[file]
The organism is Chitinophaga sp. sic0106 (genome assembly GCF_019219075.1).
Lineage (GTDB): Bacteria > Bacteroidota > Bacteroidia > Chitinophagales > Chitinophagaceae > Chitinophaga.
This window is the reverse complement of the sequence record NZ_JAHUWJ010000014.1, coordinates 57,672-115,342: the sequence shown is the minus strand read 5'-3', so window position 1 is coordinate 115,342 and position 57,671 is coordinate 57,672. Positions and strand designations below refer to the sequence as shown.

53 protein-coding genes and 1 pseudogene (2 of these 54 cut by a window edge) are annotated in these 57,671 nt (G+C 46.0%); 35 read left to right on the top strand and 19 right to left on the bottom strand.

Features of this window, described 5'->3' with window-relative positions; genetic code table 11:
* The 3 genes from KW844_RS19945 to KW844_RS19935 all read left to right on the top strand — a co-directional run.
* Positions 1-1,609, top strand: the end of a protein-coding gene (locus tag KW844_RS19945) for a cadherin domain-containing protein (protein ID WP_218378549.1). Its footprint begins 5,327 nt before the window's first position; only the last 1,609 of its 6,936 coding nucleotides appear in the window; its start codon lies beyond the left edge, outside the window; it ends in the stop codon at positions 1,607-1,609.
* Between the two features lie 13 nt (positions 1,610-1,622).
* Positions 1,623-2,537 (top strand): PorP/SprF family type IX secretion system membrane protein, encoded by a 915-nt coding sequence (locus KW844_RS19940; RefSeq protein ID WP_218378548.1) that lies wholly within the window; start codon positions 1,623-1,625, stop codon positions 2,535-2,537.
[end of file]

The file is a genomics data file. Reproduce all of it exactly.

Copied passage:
The organism is Chitinophaga sp. sic0106 (genome assembly GCF_019219075.1).
Lineage (GTDB): Bacteria > Bacteroidota > Bacteroidia > Chitinophagales > Chitinophagaceae > Chitinophaga.
This window is the reverse complement of the sequence record NZ_JAHUWJ010000014.1, coordinates 57,672-115,342: the sequence shown is the minus strand read 5'-3', so window position 1 is coordinate 115,342 and position 57,671 is coordinate 57,672. Positions and strand designations below refer to the sequence as shown.

53 protein-coding genes and 1 pseudogene (2 of these 54 cut by a window edge) are annotated in these 57,671 nt (G+C 46.0%); 35 read left to right on the top strand and 19 right to left on the bottom strand.

Features of this window, described 5'->3' with window-relative positions; genetic code table 11:
* The 3 genes from KW844_RS19945 to KW844_RS19935 all read left to right on the top strand — a co-directional run.
* Positions 1-1,609, top strand: the end of a protein-coding gene (locus tag KW844_RS19945) for a cadherin domain-containing protein (protein ID WP_218378549.1). Its footprint begins 5,327 nt before the window's first position; only the last 1,609 of its 6,936 coding nucleotides appear in the window; its start codon lies beyond the left edge, outside the window; it ends in the stop codon at positions 1,607-1,609.
* Between the two features lie 13 nt (positions 1,610-1,622).
* Positions 1,623-2,537 (top strand): PorP/SprF family type IX secretion system membrane protein, encoded by a 915-nt coding sequence (locus KW844_RS19940; RefSeq protein ID WP_218378548.1) that lies wholly within the window; start codon positions 1,623-1,625, stop codon positions 2,535-2,537.